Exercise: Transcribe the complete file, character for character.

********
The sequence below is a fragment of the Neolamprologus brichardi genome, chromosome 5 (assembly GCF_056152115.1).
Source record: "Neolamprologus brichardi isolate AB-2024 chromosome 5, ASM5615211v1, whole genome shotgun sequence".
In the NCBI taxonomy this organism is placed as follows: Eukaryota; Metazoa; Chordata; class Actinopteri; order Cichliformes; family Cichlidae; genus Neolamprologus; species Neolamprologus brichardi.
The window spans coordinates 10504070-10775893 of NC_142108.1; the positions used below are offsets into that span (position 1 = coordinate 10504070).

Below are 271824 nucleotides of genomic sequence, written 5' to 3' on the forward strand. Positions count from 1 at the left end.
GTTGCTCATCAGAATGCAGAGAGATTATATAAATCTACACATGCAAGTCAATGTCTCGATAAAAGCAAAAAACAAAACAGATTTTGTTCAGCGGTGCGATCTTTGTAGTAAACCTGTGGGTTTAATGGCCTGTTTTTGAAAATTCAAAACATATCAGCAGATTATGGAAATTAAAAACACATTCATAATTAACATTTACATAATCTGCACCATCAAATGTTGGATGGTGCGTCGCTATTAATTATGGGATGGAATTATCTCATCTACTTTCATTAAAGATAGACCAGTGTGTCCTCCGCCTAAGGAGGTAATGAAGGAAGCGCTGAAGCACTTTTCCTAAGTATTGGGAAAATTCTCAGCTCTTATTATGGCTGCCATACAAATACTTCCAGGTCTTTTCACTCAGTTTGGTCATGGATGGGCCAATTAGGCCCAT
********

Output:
The sequence below is a fragment of the Neolamprologus brichardi genome, chromosome 5 (assembly GCF_056152115.1).
Source record: "Neolamprologus brichardi isolate AB-2024 chromosome 5, ASM5615211v1, whole genome shotgun sequence".
In the NCBI taxonomy this organism is placed as follows: Eukaryota; Metazoa; Chordata; class Actinopteri; order Cichliformes; family Cichlidae; genus Neolamprologus; species Neolamprologus brichardi.
The window spans coordinates 10504070-10775893 of NC_142108.1; the positions used below are offsets into that span (position 1 = coordinate 10504070).

Below are 271824 nucleotides of genomic sequence, written 5' to 3' on the forward strand. Positions count from 1 at the left end.
GTTGCTCATCAGAATGCAGAGAGATTATATAAATCTACACATGCAAGTCAATGTCTCGATAAAAGCAAAAAACAAAACAGATTTTGTTCAGCGGTGCGATCTTTGTAGTAAACCTGTGGGTTTAATGGCCTGTTTTTGAAAATTCAAAACATATCAGCAGATTATGGAAATTAAAAACACATTCATAATTAACATTTACATAATCTGCACCATCAAATGTTGGATGGTGCGTCGCTATTAATTATGGGATGGAATTATCTCATCTACTTTCATTAAAGATAGACCAGTGTGTCCTCCGCCTAAGGAGGTAATGAAGGAAGCGCTGAAGCACTTTTCCTAAGTATTGGGAAAATTCTCAGCTCTTATTATGGCTGCCATACAAATACTTCCAGGTCTTTTCACTCAGTTTGGTCATGGATGGGCCAATTAGGCCCAT